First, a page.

Pan-African fintech startup, pawaPay, raises $9 million seed for expansion and talent recruitment

August 26, 2021 · 3 min read
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Today, Monday, August 26, 2021, Africa-focused fintech company, pawaPay announced the raise of $9 million in seed financing to strengthen its mobile money payment solutions team, scale operations, and foray into new markets.

This investment saw cheques from five firms. The round was led by Uk-based 88mph — a company that invests in web and mobile-centric technology solutions — and Chinese VC firm, MSA Capital. Other participants include African VC firm, Kepple Ventures; South African Vunani Capital; and Zagadat Capital, an investment firm owned by Oluwatosin Ajibade, popularly known as Mr Eazi in the Nigerian music scene.

Founded in 2020, pawaPay is a subsidiary of online betting platform, betPawa. It enables mobile payments for local and international transactions/financial activities by integrating data from Africa’s major telcos into one mobile money API. Businesses and individuals can process payments, receive and transfer money, and pay bills via mobile. 

Currently, pawaPay’s beta version is available in ten African countries: Cameroon, Mozambique, the Democratic Republic of Congo (DRC), Ghana, Nigeria, Rwanda, Kenya, Tanzania, Uganda, and Zambia. 

A visit to the website revealed that new merchants can make their products available to 250 million new customers with a unified mobile payments API. They also claim to have processed 257.4 million transactions, worth $1.25 billion since launch.

Usually, sending and receiving payments from Africa to international destinations and vice-versa is a hurdle. Per TechCrunch, Nikolai Barnwell CEO pawaPay reveals that the platform was initially set up to help people send and receive money internationally using mobile money. 

Barnwell also says that he is bullish on the mobile money infrastructure as a medium to solve issues surrounding payments in Africa.

“We’re making a very heavy bet on the rise of mobile money and all the complexities that arise out of mobile money and all the infrastructure that needs to be built around payments with mobile money at its core. 

“And the way we’re looking at the continent, we’re looking at adoption rates for mobile money growing at an insane speed. It has become quite obvious that this is a very significant financial infrastructure, and there’s a lot of it that’s been missing if you want to work serious volume and businesses on mobile money.”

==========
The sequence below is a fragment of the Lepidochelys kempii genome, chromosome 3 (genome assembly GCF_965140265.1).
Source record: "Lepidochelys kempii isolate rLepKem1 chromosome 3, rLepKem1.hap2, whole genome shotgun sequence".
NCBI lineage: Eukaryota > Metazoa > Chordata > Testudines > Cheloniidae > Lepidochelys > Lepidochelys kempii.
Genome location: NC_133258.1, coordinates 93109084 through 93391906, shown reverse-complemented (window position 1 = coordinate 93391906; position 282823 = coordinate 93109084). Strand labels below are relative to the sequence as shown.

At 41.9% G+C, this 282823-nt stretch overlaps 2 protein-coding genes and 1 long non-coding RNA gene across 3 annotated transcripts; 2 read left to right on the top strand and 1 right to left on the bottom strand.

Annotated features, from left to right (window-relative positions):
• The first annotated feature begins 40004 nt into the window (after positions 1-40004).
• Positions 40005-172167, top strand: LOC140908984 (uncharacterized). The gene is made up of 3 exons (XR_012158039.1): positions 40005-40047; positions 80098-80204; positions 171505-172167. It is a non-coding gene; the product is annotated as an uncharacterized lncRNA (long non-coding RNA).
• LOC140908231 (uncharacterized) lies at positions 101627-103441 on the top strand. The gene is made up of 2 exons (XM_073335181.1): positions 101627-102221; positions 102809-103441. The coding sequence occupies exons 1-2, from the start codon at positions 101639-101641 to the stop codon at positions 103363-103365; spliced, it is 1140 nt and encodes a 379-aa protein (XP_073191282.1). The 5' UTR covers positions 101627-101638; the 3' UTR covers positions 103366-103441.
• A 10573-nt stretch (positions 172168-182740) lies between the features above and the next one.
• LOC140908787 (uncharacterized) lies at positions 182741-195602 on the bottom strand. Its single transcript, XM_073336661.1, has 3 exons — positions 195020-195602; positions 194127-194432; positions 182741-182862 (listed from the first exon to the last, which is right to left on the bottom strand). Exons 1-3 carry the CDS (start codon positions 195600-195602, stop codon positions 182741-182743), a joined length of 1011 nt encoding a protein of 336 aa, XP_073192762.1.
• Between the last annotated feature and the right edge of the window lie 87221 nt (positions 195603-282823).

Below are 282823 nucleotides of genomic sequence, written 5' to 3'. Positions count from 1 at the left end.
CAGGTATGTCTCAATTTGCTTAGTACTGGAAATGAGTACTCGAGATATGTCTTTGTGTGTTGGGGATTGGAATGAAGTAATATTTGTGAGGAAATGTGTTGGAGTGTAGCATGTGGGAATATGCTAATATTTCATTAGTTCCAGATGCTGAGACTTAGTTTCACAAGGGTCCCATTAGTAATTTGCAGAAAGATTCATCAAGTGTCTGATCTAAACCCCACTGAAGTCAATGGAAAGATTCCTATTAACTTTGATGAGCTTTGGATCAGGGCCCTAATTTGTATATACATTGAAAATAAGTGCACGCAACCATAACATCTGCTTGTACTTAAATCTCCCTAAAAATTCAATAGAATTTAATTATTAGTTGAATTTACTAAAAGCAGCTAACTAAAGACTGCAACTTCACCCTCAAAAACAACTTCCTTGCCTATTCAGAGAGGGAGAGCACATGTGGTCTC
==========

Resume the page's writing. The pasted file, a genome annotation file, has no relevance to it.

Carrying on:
There are several hurdles to accurately determining mobile penetration in Africa. Terms like mobile access penetration, unique subscriber penetration, and SIM Card penetration are often used interchangeably, although they mean entirely different things. 

While mobile access penetration refers to the population of individuals who can regularly access a mobile — although not necessarily owning one — unique subscriber penetration refers to the number of people who own mobile phones. On the other hand, SIM card penetration refers to the total number of SIM card connections in a region. 

As of 2013, the African Development Bank (AfDB) and The World Bank reported 650 million mobile users in Africa, surpassing the number in the United States or Europe. Owing to the prevalence of mobile phone usage in most parts of Africa, mobile money is one of the most used media for digital financial transactions. 

Barnwell believes that but for rigid regulations in most African countries, the platform would have gained more traction than it has now, and this is an obstacle they are ready to overcome.

“We’ve gone in and decided we want to be completely regulated. We want to be completely covered in all the markets, with full licensing and be a very stable reliable premium product in these markets,”
While major payment solutions in Africa like PayStack and Flutterwave revolve around credit cards and banks, platforms like MFS Africa and pawaPay are purely mobile focused.

Joy Matthew

Joy Matthew


Out here, trying so hard to maintain my faculty of wonder in a fast-changing world. Language, books, and aspiring tech enthusiast. Keep in touch

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